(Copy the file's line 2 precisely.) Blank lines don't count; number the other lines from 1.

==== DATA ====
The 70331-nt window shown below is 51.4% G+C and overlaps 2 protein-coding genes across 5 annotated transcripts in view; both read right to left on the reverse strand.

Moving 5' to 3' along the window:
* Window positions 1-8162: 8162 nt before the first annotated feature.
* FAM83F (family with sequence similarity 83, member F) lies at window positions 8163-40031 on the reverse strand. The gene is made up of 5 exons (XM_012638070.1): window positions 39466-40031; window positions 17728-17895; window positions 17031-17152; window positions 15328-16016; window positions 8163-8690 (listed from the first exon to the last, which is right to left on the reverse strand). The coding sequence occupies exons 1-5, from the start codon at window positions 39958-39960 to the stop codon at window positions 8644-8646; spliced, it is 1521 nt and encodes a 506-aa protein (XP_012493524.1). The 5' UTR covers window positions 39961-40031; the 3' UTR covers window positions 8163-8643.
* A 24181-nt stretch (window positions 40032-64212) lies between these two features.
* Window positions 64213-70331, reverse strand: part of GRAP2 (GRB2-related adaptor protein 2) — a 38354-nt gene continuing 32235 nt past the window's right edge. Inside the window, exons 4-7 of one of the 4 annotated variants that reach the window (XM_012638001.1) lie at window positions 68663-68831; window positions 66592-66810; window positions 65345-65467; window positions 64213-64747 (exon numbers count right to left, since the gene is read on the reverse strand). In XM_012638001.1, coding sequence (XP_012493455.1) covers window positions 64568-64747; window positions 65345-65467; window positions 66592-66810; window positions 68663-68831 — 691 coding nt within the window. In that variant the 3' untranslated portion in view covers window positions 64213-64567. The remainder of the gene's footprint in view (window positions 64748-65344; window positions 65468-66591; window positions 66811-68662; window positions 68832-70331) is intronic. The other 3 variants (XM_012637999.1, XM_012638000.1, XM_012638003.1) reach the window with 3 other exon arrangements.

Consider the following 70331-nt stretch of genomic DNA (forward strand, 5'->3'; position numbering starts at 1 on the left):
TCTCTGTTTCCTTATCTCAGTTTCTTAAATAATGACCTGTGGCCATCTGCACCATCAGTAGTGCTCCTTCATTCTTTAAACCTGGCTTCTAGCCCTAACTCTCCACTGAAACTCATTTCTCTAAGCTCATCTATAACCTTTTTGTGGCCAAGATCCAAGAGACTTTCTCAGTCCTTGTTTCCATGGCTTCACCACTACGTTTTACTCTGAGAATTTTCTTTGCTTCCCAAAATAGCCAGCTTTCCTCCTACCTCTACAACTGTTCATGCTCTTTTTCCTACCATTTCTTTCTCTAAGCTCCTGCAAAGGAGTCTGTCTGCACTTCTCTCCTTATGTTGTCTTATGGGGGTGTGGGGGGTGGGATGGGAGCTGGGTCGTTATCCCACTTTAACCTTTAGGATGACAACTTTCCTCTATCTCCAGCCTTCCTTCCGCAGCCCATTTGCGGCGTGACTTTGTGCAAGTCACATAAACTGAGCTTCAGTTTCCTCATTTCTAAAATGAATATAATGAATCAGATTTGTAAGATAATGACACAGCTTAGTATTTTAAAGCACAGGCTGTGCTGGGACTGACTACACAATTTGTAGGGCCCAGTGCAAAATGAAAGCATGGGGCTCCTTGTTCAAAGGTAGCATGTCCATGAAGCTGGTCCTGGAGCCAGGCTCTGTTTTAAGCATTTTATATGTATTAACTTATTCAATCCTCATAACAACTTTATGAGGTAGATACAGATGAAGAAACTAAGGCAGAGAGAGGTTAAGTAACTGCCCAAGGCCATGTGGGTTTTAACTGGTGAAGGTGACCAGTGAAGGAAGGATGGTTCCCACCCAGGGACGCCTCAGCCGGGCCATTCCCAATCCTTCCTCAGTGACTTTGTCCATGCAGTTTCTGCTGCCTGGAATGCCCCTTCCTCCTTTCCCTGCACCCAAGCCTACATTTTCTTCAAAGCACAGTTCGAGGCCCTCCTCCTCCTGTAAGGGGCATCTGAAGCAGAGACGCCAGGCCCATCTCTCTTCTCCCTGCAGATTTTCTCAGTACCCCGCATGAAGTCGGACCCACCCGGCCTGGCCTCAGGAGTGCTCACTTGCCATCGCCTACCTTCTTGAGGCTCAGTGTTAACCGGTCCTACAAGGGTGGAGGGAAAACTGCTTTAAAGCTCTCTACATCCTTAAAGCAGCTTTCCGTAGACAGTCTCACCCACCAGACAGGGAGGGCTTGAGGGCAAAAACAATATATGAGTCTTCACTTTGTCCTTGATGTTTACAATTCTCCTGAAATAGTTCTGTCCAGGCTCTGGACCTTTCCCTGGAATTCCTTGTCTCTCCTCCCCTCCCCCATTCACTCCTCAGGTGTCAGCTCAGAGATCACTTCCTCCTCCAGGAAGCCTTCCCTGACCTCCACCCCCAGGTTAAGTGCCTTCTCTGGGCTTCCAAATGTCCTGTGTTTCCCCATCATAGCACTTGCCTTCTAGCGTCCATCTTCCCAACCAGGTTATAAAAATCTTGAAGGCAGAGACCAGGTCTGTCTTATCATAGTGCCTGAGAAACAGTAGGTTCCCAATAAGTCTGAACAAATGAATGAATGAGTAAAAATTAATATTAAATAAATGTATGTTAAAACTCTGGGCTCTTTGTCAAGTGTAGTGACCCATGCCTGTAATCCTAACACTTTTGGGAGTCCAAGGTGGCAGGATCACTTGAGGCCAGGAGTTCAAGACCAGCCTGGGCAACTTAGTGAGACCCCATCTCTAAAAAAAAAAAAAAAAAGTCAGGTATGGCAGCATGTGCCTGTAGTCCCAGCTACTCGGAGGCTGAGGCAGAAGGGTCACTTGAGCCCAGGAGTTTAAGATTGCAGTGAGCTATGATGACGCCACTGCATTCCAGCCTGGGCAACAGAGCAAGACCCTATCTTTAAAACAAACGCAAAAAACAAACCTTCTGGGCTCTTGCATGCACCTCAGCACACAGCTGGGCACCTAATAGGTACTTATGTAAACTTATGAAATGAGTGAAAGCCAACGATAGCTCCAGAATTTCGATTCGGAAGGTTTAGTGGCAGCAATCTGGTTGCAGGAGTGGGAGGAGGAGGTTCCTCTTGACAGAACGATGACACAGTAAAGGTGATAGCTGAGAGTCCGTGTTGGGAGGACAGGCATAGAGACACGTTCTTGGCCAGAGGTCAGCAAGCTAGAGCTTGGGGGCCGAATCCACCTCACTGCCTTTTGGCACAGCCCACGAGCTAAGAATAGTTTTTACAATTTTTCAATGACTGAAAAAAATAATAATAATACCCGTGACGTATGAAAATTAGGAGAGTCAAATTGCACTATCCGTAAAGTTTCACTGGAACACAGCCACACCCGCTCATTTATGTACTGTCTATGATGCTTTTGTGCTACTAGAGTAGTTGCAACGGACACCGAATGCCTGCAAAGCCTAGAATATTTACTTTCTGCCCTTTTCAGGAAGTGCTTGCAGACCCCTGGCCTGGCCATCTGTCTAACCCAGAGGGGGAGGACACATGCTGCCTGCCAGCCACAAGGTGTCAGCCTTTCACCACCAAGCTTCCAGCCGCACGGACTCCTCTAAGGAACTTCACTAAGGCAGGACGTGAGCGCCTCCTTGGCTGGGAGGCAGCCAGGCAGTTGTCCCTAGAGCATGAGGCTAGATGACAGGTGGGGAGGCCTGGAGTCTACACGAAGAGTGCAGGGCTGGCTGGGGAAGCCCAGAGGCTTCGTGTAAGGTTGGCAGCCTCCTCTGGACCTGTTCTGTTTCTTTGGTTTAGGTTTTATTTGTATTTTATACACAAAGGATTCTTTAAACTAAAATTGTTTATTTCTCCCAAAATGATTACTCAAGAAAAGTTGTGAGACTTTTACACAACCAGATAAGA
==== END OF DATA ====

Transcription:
Moving 5' to 3' along the window: